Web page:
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SHOULDER


 

I had anterior shoulder dislocation. MRI shows bankart lesion. I don’t have any issues for past years and I was lifting weight in gym as well. But it got dislocated again after 2 years. Can it be fixed without surgery? How long will it take to recover if I do surgery .Can I do all my activities without caring about dislocation? Can I do all movements after surgery?

A number of factors would determine your best course of action at this time. Did you have surgery, and if so, was it open or arthroscopic? After a failed arthroscopic surgery there is evidence that an open surgery can lead to low recurrence rates and good functional outcomes. You can try a more conservative approach with only physiotherapy; however the evidence suggests that this approach leads to a higher recurrence rate.

A physiotherapist can help you with a conservative approach to rehabilitating your shoulder, and would help you help you achieve the best outcomes prior to and after surgery. Physiotherapy would involve an initial assessment to determine your current pain free range and strength. Treatment would include manual therapy, electrotherapy, and a progressive exercise regime.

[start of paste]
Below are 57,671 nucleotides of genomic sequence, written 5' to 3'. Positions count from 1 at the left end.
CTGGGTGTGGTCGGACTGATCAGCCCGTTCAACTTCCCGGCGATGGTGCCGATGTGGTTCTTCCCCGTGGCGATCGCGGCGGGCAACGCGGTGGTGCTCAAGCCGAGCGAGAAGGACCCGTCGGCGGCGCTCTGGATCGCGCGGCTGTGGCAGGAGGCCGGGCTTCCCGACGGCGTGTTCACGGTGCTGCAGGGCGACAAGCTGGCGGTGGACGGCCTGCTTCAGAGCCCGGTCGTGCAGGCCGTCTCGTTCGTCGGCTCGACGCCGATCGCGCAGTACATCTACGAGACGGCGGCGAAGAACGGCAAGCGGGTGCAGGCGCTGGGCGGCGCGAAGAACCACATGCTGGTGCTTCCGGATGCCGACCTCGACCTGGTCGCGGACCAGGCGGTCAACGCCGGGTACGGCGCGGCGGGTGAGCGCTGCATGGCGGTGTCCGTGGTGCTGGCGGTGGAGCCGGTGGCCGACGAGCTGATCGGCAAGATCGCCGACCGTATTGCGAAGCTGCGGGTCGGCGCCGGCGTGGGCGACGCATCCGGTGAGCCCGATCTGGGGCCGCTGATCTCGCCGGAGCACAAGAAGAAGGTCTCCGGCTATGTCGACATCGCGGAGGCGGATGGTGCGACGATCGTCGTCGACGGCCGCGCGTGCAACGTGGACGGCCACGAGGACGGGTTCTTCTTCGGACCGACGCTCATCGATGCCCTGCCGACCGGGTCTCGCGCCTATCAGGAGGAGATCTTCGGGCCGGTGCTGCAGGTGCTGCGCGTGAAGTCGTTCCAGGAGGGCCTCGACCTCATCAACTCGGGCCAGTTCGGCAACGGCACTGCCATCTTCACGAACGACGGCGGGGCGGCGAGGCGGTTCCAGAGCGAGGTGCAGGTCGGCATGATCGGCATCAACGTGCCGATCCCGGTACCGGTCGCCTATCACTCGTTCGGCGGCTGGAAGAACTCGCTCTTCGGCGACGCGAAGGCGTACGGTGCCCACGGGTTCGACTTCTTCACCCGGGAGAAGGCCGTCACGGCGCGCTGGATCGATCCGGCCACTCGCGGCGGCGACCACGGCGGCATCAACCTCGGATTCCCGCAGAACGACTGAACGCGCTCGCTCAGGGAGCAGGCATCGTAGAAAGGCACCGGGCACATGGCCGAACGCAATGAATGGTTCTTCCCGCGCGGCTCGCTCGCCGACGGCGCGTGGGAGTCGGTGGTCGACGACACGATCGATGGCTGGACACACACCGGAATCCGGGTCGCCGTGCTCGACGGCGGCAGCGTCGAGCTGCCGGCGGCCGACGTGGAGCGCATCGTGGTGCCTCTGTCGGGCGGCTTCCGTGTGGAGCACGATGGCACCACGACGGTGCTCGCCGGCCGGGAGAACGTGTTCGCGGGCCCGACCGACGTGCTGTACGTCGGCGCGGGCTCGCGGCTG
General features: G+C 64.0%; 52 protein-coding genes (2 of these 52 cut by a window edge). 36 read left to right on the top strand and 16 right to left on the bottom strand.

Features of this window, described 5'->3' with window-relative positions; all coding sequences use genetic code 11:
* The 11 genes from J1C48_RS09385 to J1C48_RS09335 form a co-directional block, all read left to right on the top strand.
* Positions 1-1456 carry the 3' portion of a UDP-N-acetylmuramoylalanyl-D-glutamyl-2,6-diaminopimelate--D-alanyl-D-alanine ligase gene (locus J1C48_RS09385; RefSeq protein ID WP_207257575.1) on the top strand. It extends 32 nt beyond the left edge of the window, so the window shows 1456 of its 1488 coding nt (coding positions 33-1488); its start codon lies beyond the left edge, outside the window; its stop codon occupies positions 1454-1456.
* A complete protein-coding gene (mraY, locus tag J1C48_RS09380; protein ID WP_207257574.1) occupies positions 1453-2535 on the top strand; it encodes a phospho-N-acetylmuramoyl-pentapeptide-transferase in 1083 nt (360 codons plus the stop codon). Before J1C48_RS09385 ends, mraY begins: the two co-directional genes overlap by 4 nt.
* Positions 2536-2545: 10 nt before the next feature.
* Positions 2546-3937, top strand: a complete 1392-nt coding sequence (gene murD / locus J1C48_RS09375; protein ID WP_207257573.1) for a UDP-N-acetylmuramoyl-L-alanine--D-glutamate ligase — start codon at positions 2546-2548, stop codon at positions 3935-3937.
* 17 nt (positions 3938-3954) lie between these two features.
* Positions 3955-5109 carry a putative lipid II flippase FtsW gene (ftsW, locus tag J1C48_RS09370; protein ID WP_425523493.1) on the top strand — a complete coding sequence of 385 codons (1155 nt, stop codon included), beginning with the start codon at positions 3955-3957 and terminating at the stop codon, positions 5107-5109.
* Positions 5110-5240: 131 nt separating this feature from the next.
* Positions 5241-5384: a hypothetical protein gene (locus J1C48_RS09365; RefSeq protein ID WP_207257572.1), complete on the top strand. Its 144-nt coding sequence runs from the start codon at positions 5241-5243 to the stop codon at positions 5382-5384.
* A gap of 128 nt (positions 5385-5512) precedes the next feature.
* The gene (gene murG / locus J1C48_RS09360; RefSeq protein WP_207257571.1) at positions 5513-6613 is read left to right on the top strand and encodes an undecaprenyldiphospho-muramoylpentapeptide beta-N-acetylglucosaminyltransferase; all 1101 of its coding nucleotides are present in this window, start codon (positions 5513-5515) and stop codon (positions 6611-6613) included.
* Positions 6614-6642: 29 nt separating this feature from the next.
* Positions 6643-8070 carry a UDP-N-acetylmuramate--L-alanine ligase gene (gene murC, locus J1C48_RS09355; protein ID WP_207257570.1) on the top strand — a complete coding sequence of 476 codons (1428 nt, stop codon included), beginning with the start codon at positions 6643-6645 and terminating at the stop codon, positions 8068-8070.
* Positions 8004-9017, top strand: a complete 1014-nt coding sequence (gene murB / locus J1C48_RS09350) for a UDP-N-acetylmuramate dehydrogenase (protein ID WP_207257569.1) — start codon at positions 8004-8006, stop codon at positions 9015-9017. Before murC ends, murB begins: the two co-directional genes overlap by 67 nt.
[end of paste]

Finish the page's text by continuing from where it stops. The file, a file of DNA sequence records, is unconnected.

In the initial stages of your injury (0-4 weeks) you should keep your arm in a sling with very limited range of motion at the shoulder. After 2 weeks a physiotherapist would start passively moving your arm slowly increasing the range of motion. I would discourage you from resuming all activities before you have given your arm a chance to heal and sought help/advice regarding rehabilitation from your doctor or a physiotherapist. Doing too much too soon can greatly increase the risk of recurrence and may negatively impact long term functionality.

Give us a call at North Shore Sports Medicine to start working with a physiotherapist today: (604) 973-0242

I play rugby for a team and I got injured a while back, ever since then my shoulder has never been the same. The bone will move and click and leaves a dip in my shoulder where I can put my finger in to feel it. You can see the bone come out of my shoulder. I’m in excruciating pain and I’m not sure what to do? Do you know what could’ve happened to it?

I am sorry to hear about your shoulder injury. If your pain is that significant you likely should see a doctor and get an X-ray to make sure you don’t have a fracture. That being said, there are many injuries that can occur in the shoulder that can lead to discomfort and visible deformities. Specifically, and perhaps most commonly, you could be experiencing an AC joint separation (this is the joint between your collar bone and shoulder blade).